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Report urges university fees freeze for Northern Ireland

University tuition fees in Northern Ireland should not be increased, a leaked Government review has recommended.

The Institute of Directors report also calls for more information to be made available about how universities are spending the money they make from top-up fees, according to Queen’s University’s student newspaper The Gown.

It is believed the report will be read by the Minister for Employment and Learning Sir Reg Empey before being put out for consultation in the near future.

However, the department has stressed that the report will not be finished for a number of weeks.

The recommendations will be welcomed by the families of students across the province who have faced a hike in fees in recent years, but universities are likely to be disappointed by the report in light of recent funding cuts.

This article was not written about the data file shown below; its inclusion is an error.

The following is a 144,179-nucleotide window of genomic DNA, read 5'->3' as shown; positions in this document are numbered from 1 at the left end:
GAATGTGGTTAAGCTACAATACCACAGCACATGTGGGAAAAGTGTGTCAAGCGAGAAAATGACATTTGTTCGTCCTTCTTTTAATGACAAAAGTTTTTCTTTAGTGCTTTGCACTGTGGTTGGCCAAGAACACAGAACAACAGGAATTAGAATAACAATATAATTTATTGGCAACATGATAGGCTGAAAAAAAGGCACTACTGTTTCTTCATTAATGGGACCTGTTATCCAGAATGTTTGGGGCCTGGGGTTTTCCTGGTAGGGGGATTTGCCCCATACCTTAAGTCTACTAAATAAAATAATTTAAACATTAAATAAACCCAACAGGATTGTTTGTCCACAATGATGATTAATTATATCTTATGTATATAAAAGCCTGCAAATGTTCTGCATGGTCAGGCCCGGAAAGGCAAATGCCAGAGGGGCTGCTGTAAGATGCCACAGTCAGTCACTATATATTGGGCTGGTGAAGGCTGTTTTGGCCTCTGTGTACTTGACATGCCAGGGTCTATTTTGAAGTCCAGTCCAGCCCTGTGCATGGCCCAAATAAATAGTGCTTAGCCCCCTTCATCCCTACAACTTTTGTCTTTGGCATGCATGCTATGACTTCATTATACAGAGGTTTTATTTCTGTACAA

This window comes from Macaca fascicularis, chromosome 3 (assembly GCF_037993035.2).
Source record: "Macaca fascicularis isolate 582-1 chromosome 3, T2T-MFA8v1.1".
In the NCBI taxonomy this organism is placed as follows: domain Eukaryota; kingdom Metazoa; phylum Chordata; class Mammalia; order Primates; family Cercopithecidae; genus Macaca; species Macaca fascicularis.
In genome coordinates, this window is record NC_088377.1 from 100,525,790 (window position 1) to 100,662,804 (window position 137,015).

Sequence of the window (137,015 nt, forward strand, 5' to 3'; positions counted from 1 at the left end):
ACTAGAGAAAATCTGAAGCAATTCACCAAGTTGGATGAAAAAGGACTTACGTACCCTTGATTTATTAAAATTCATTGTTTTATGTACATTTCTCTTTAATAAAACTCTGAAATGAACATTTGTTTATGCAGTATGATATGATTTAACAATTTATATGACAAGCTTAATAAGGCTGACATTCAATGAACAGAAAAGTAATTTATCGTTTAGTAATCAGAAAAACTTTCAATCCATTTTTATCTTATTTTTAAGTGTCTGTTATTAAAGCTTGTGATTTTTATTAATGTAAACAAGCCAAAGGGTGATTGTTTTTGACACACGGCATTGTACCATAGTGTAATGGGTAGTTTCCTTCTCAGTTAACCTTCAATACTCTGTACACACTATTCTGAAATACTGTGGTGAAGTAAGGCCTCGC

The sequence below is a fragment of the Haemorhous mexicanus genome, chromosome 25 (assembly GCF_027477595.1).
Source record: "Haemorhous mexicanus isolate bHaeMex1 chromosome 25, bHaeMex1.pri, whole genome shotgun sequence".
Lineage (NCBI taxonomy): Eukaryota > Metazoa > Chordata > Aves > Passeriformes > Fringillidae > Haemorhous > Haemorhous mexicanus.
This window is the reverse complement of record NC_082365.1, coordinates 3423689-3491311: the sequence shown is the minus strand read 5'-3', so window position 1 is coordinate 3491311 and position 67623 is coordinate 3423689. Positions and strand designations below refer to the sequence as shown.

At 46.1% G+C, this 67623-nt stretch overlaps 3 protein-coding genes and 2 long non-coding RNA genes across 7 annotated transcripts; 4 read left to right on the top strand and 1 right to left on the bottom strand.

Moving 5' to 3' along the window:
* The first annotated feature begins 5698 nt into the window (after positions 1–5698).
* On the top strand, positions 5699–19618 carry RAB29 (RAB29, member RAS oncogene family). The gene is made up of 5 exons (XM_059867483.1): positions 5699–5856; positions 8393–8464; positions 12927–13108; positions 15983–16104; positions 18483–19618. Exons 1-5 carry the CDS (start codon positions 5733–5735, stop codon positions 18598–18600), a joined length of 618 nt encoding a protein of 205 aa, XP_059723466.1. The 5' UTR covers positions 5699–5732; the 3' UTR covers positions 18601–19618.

Extracts from the Stuart Report, published in The Gown, question the benefits that students in universities here are getting by paying higher fees. The report states that the review body “found it difficult to link the additional income generated from the introduction of variable fees with an improved student experience”.

The report continued: “Currently, only a portion of the income generated through the increase in student fees in 2006 has been ring-fenced for reporting purposes.

“There should be greater transparency of how additional income from fees is being spent.”

The recommendations come just a week after the Belfast Telegraph revealed calls from a think tank to increase fees across United Kingdom universities to more than £5,000.

A Policy Exchange paper entitled More Fees Please urged the government to increase fees to combat student loan debt, which currently stands at £25 billion.

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